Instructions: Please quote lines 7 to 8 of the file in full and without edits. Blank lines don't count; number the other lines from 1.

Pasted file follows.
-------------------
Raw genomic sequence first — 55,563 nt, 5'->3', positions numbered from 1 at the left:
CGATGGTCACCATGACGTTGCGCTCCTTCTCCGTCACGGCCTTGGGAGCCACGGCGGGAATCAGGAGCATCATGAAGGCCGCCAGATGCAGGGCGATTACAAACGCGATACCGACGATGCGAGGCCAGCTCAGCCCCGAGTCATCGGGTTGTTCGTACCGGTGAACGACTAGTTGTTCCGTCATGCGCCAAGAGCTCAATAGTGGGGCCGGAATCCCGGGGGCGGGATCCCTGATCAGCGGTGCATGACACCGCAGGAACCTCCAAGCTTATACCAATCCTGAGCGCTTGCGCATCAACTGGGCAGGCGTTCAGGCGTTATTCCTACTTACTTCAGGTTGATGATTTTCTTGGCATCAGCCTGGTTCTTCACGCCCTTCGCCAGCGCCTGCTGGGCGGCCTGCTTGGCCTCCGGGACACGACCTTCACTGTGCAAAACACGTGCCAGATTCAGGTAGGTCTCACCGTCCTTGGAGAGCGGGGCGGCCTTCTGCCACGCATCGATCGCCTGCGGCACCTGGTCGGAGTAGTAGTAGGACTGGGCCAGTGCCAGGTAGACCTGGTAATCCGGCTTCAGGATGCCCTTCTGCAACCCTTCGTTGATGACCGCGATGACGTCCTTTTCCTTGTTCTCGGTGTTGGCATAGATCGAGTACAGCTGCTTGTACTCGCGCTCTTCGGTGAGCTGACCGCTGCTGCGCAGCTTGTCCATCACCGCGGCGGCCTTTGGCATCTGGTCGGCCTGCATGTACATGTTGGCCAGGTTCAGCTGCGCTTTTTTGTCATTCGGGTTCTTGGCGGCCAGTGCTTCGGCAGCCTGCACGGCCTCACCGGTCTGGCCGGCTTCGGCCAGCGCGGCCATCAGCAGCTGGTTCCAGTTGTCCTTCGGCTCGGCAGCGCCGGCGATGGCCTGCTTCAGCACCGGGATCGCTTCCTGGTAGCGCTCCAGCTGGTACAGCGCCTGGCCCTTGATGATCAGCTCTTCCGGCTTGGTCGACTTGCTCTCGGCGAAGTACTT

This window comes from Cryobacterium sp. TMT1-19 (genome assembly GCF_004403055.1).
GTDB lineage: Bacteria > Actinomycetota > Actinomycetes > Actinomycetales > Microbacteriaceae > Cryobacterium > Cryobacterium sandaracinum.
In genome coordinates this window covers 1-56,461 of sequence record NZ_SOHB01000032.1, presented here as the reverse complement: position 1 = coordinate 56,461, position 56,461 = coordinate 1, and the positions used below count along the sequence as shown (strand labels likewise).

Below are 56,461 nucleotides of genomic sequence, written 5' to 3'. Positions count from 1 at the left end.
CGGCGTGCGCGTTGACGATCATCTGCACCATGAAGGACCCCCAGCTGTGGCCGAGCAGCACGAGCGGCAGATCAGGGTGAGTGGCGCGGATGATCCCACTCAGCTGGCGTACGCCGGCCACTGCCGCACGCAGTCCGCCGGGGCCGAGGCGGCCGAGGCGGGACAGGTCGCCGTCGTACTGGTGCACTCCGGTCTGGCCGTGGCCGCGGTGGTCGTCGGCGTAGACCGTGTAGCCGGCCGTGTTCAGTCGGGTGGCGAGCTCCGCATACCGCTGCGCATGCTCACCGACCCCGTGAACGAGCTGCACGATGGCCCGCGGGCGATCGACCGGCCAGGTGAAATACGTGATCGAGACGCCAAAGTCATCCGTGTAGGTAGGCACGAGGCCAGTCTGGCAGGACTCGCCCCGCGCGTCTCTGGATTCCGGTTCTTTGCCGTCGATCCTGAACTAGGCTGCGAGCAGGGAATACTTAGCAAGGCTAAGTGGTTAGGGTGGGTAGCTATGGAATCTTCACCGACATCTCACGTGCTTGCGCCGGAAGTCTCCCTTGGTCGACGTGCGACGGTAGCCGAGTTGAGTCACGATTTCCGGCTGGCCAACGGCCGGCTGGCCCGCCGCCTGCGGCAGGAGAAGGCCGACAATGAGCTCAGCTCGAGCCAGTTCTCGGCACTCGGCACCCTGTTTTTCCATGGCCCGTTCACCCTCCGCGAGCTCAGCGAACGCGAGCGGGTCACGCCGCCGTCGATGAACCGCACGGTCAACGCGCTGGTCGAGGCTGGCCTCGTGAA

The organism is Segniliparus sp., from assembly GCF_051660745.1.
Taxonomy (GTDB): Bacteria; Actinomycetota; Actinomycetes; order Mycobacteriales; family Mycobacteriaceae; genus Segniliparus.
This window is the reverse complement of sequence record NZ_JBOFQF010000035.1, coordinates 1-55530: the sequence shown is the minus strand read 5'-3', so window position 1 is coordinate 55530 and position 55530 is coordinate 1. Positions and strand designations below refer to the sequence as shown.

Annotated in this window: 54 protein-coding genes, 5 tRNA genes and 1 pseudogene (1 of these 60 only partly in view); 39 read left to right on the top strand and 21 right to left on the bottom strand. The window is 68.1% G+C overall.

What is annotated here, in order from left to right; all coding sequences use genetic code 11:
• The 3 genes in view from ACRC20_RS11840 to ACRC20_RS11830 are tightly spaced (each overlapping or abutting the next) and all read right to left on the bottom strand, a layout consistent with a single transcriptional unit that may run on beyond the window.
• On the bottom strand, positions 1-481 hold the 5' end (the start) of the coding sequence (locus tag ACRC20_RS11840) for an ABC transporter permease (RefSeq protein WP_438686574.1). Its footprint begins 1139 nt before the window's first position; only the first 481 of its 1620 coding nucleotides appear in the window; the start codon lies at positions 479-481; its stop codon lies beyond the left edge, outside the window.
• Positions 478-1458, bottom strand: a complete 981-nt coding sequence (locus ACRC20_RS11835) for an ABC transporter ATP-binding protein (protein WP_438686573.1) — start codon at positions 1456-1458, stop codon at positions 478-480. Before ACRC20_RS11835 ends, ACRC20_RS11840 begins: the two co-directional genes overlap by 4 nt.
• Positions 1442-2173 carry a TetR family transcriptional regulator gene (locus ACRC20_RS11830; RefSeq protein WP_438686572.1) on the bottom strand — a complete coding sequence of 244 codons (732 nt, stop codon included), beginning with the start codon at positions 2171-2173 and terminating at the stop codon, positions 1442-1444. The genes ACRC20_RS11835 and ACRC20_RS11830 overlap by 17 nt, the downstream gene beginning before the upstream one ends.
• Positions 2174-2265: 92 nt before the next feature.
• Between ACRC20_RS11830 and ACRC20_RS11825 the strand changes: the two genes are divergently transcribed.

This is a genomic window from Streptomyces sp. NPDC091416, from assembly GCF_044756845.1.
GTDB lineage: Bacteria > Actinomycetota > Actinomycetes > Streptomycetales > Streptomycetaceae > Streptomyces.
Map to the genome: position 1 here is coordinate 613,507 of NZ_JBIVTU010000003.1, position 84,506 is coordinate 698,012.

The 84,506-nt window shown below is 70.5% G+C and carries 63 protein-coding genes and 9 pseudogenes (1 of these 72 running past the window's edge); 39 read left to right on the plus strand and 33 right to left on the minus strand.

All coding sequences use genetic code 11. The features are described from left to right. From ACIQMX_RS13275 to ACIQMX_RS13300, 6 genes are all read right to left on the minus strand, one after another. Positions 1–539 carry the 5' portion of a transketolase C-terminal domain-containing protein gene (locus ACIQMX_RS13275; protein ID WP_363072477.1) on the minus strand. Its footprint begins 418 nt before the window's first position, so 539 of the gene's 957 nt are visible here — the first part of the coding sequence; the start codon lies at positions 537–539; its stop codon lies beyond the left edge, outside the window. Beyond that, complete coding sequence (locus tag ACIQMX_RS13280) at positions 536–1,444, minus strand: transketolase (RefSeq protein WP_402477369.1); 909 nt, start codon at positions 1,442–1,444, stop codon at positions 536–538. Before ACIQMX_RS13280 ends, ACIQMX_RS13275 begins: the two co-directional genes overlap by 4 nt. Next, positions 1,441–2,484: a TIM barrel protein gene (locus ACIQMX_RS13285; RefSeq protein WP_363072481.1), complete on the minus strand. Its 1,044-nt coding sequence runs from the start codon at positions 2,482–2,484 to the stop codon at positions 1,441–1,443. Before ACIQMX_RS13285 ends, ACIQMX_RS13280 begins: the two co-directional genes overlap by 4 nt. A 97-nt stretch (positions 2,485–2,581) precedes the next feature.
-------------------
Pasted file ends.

CGGCGTGCGCGTTGACGATCATCTGCACCATGAAGGACCCCCAGCTGTGGCCGAGCAGCACGAGCGGCAGATCAGGGTGAGTGGCGCGGATGATCCCACTCAGCTGGCGTACGCCGGCCACTGCCGCACGCAGTCCGCCGGGGCCGAGGCGGCCGAGGCGGGACAGGTCGCCGTCGTACTGGTGCACTCCGGTCTGGCCGTGGCCGCGGTGGTCGTCGGCGTAGACCGTGTAGCCGGCCGTGTTCAGTCGGGTGGCGAGCTCCGCATACCGCTGCGCATGCTCACCGACCCCGTGAACGAGCTGCACGATGGCCCGCGGGCGATCGACCGGCCAGGTGAAATACGTGATCGAGACGCCAAAGTCATCCGTGTAGGTAGGCACGAGGCCAGTCTGGCAGGACTCGCCCCGCGCGTCTCTGGATTCCGGTTCTTTGCCGTCGATCCTGAACTAGGCTGCGAGCAGGGAATACTTAGCAAGGCTAAGTGGTTAGGGTGGGTAGCTATGGAATCTTCACCGACATCTCACGTGCTTGCGCCGGAAGTCTCCCTTGGTCGACGTGCGACGGTAGCCGAGTTGAGTCACGATTTCCGGCTGGCCAACGGCCGGCTGGCCCGCCGCCTGCGGCAGGAGAAGGCCGACAATGAGCTCAGCTCGAGCCAGTTCTCGGCACTCGGCACCCTGTTTTTCCATGGCCCGTTCACCCTCCGCGAGCTCAGCGAACGCGAGCGGGTCACGCCGCCGTCGATGAACCGCACGGTCAACGCGCTGGTCGAGGCTGGCCTCGTGAA

The organism is Segniliparus sp., from assembly GCF_051660745.1.